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Amazon May Have Sold Two Million 'Kindle Singles', But Why's That Impressive?

Illustration for article titled Amazon May Have Sold Two Million Kindle Singles, But Whys That Impressive?

This morning, the internet is awash with people slapping Amazon on the back, congratulating them for selling two million Kindle Singles—e-books that are shorter than full-length books but longer than most magazine articles. But is that really a big deal?


No, it isn't. But my problem isn't with the number they've sold. Rather, my problem is the enthusiasm with which people are congratulating Amazon.

Firstly, Amazon selling two million units of 167 different products—that's how many Singles are currently available—in the space of 14 months isn't really that impressive. Amazon is good at selling things; selling 855 copies of a novella per month is great for the authors, but it's not that impressive given we're talking about the world's biggest online retailer. Especially given most of them cost less than $2.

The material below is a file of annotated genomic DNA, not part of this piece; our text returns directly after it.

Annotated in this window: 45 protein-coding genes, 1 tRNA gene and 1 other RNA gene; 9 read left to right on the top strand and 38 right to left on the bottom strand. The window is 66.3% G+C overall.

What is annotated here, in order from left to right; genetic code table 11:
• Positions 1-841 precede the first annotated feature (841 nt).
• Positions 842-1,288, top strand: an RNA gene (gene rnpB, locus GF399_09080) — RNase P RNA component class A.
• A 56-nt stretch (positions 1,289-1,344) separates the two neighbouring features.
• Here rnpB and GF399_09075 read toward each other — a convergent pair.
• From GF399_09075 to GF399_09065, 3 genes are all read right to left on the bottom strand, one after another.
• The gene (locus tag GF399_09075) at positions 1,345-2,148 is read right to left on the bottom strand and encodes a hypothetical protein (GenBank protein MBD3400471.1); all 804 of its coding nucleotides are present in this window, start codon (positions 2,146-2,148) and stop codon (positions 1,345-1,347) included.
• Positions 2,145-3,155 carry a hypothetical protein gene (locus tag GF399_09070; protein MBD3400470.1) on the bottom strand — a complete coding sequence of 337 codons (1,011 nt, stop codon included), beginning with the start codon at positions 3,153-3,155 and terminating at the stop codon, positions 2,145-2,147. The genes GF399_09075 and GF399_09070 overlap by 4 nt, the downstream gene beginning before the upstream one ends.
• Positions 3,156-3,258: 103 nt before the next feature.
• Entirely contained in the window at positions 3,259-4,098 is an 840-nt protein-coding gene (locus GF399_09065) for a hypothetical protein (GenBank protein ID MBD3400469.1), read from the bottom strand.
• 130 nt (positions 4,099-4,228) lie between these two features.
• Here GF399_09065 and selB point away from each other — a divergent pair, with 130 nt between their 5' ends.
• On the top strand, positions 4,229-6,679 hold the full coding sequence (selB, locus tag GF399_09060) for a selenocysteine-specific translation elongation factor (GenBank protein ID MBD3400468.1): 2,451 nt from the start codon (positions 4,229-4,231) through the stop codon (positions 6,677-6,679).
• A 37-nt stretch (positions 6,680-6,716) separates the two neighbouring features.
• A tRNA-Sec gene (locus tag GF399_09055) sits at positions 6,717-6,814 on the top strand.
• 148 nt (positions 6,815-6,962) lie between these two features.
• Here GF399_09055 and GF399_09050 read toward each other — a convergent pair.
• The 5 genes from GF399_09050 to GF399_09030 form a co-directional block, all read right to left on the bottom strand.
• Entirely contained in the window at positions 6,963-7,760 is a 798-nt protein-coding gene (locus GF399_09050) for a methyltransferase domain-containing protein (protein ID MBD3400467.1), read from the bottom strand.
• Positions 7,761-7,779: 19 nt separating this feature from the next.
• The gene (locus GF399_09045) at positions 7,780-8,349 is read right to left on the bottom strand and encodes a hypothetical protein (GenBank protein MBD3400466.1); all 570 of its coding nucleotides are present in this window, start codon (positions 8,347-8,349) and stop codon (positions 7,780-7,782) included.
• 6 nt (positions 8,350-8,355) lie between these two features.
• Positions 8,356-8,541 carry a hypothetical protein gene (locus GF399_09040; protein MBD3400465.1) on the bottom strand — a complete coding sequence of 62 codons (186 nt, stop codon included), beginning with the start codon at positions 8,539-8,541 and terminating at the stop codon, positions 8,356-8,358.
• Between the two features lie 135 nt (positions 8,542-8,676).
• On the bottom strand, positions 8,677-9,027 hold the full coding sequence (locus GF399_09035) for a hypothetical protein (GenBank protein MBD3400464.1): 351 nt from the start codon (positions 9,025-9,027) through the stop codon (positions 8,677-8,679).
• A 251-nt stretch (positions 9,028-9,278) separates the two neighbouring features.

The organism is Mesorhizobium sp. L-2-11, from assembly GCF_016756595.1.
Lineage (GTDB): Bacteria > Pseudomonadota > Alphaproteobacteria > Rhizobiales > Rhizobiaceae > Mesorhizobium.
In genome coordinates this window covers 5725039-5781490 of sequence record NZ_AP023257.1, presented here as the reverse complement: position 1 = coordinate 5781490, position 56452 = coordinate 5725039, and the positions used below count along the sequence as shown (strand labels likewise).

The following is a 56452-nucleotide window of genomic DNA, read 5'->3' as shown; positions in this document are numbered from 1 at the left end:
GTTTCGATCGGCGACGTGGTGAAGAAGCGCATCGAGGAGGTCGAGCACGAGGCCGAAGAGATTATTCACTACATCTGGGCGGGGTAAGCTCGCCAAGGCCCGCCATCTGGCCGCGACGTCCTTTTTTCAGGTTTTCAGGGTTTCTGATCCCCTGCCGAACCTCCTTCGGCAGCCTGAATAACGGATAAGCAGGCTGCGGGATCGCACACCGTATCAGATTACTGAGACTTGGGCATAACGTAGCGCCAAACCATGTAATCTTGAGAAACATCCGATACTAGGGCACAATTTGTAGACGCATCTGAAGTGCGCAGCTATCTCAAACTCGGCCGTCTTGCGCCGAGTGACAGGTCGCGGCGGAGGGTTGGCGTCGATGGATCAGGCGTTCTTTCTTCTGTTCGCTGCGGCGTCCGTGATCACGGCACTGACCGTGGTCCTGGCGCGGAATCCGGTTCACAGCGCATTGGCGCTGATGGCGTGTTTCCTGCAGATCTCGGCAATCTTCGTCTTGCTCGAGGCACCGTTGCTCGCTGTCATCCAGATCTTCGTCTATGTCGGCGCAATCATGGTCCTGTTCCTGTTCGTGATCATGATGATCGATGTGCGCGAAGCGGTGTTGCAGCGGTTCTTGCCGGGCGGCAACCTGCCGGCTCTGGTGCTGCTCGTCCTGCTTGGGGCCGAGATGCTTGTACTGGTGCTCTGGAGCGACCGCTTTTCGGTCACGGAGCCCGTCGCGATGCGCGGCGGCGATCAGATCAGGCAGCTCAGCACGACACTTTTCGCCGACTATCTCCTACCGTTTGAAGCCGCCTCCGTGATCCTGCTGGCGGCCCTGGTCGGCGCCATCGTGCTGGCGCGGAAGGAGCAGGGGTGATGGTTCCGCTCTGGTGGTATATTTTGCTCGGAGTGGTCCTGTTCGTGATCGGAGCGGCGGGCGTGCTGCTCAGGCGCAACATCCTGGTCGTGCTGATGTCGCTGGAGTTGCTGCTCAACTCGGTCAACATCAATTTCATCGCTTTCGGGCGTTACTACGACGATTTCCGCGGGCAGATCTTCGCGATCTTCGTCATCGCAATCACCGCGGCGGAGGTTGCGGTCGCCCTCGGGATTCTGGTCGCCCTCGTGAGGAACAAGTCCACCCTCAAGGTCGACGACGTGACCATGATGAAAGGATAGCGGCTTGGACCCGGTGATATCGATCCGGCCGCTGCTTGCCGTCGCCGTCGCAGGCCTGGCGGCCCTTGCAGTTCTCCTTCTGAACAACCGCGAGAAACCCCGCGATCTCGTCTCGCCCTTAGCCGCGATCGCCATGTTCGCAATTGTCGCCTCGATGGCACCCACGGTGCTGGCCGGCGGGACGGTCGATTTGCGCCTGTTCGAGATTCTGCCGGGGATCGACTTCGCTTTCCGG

Which brings to my second point: I wish the congratulatory articles didn't also include commentary that suggests the Kindle Single is a new concept. The author payment structure is new, granted, but Novellas have existed for just as long as novels, and short non-fiction book are incredibly common.

Singles deserve to sell well—mid-length works like the ones for sale deserve to be celebrated—but let's leave Amazon's back slaps until they're really selling? Thanks. [Paid Content]

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I think you're missing the point. This isn't a call all to Amazon, saying how awesome and fancy the company is for selling something that should be easy to sell - this is acknowledgement that there is a market for a type of writing that typically flies under the radar and is, often, ignored. While the 2m units sold metric isn't necessarily a huge number, it's showing that Amazon has created a market where one previously didn't exist, which is awesome, particularly for writers who have tons of talent which is never seen.

The key here is that Amazon is publishing what was considered to be the no-man's-land of the literary world with no middleman. The authors take 70% of the proceeds, and, if it becomes popular enough, that might be a significant amount. I say kudos to Amazon. Novellas and literary journalism have become a dying art, and I'm very glad to see someone's taken notice and decided to do something about it.